Structural Characterisation of Aggrecan in Cartilaginous Tissues and Tissue Engineered Constructs

  • Russell Craddock

Student thesis: Phd


Collagen II and the proteoglycan aggrecan are key extracellular matrix (ECM) proteins in cartilaginous tissues such as the intervertebral disc (IVD). Given the functional role that these structural and functional proteins have in the IVD, ECM in tissue engineered intervertebral disc (TE IVD) constructs needs to recapitulate native tissue. As such, there is a need to understand the structure and mechanical function of these molecules in native tissue to inform TE strategies. The aims here were to characterise aggrecan and collagen II using atomic force microscopy (AFM), size-exclusion chromatography multi angle light scattering (SEC-MALS), histology, quantitative PCR, nanomechanical and computational modelling in: (i) skeletally immature and mature bovine articular cartilage (AC) and nucleus pulposus (NP), (ii) TE IVD constructs cultured in hypoxia or treated with transforming growth factor beta [TGFβ3] or growth differentiation factor [GDF6]), and (iii) porcine AC and NP tissue. No variation in collagen II structure was observed although the proportion of organised fibrillar collagen varied between tissues. Both intact (containing all three globular domains) and non-intact (fragmented) aggrecan monomers were isolated from both AC and IVD and TE IVD constructs. Mature intact native NP aggrecan was ~60 nm shorter (core protein length) compared to AC. In skeletally mature bovine NP and AC tissue, most aggrecan monomers were fragmented (99% and 95%, respectively) with fragments smaller and more structurally heterogeneous in NP. Similar fragmentation was observed in skeletally immature bovine AC (99.5%), indicating fragmentation occurs developmentally at an early age. Fragmentation was not a result of enhanced gelatinase activity. Aggrecan monomers isolated from notochordal cell rich porcine NP were also highly fragmented, similar to bovine NP. Application of a computational packing model suggested fragmentation may affect porosity and nutrient transfer. The reduced modulus was greater in AC than NP (497 kPa and 76.7 kPa, respectively) with the difference likely due to the organisation and abundance of ECM molecules, rather than individual structure. Growth factors (GDF6 and TGFβ3), and not oxygen tension treated TE IVD constructs were structurally (with >95% fragmented monomers), histologically and mechanically (GDF6: 60.2 kPa; TGFβ3; 69.9 kPa) similar to native NP tissue (76.7 kPa) and there was evidence of gelatinase activity. To conclude, these results show that the ultrastructure of intact aggrecan was tissue and cell dependent, and could be modified by manipulation of cell culture conditions, specifically GDF6 which may play a role in aggrecan glycosylation.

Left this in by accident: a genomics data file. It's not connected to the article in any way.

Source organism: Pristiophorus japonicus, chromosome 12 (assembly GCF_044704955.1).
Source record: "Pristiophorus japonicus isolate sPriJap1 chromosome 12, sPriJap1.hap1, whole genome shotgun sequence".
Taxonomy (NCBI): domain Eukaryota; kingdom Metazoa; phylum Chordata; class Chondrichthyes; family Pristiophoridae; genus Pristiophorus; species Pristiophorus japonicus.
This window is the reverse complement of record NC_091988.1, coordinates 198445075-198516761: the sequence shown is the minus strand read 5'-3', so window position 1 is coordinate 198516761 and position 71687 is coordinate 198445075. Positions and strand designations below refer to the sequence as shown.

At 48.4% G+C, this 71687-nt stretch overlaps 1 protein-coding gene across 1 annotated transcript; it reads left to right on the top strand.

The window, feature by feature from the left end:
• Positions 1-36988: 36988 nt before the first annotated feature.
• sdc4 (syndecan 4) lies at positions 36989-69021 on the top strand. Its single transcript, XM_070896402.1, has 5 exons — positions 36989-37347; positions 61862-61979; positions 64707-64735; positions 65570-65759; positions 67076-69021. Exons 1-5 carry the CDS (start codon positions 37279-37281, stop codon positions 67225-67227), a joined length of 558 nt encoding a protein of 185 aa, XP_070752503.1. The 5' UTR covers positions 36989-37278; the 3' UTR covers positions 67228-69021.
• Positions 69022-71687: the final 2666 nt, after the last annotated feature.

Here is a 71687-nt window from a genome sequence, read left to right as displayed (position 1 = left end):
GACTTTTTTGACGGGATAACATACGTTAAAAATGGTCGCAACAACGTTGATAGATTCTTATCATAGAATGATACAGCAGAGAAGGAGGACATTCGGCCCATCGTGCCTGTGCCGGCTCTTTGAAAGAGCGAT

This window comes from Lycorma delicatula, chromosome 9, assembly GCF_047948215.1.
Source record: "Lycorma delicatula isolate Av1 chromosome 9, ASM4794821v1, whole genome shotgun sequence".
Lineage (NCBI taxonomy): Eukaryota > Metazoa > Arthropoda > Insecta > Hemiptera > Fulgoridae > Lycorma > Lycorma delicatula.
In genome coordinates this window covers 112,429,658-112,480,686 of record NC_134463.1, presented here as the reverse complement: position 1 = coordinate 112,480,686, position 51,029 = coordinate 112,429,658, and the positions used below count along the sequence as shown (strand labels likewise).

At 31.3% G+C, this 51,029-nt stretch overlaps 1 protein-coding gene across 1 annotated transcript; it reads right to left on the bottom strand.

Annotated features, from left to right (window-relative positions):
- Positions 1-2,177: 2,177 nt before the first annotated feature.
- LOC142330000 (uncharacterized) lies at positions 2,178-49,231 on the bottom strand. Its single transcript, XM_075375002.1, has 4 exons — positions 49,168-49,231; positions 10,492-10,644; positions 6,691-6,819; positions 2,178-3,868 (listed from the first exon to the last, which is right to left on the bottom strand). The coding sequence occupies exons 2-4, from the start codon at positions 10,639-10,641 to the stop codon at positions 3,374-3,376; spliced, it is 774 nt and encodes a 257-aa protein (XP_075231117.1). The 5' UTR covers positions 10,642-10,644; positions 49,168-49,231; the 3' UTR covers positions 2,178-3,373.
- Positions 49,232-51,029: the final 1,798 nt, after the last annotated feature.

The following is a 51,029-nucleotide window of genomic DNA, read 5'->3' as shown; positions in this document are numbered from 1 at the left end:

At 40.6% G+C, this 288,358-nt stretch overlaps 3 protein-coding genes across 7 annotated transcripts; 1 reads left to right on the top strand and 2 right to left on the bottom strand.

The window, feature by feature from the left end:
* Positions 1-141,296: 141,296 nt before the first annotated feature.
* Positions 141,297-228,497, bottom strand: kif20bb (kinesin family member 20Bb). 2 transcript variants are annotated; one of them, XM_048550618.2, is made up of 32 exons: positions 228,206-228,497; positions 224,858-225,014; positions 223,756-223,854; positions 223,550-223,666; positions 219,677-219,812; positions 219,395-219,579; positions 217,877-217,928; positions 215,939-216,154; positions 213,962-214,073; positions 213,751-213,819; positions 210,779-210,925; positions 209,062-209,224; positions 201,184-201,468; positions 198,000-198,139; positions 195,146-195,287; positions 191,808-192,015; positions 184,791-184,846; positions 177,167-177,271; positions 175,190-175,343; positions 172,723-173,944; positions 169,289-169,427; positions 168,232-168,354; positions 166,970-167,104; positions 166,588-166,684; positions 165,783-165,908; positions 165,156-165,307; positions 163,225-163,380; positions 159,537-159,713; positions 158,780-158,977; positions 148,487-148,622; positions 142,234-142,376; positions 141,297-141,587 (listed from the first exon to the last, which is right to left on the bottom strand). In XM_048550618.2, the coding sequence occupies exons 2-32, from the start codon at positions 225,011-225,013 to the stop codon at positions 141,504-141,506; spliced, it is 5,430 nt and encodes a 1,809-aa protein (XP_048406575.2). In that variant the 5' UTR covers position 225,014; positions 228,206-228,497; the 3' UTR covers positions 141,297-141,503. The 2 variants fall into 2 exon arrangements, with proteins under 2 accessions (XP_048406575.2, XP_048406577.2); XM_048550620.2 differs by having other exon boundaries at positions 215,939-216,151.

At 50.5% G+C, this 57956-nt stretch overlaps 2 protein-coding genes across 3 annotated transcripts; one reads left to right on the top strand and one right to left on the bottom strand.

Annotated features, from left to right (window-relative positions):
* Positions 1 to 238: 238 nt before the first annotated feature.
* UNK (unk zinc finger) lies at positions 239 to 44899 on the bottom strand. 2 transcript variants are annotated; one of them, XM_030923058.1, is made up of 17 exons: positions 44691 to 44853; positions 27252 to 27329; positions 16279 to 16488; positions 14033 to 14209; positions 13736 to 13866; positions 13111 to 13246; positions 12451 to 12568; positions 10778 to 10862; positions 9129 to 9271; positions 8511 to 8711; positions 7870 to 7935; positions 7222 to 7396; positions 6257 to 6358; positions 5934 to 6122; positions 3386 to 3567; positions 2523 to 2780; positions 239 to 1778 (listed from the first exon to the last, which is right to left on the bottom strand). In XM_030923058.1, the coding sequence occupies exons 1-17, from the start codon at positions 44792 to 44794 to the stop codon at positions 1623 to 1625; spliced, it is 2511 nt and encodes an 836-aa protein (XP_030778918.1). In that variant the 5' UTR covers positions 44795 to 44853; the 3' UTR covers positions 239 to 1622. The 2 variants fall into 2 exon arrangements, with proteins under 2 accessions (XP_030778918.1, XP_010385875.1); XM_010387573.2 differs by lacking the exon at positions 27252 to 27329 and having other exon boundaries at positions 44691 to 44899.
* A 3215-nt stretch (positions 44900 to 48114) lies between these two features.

Date of Award1 Aug 2018
Original languageEnglish
Awarding Institution
  • The University of Manchester
SupervisorJudith Hoyland (Supervisor), Michael Sherratt (Supervisor) & Sarah Cartmell (Supervisor)


  • tissue engineering
  • mechanics
  • Aggrecan
  • Protein characterisation
  • Atomic force microscopy

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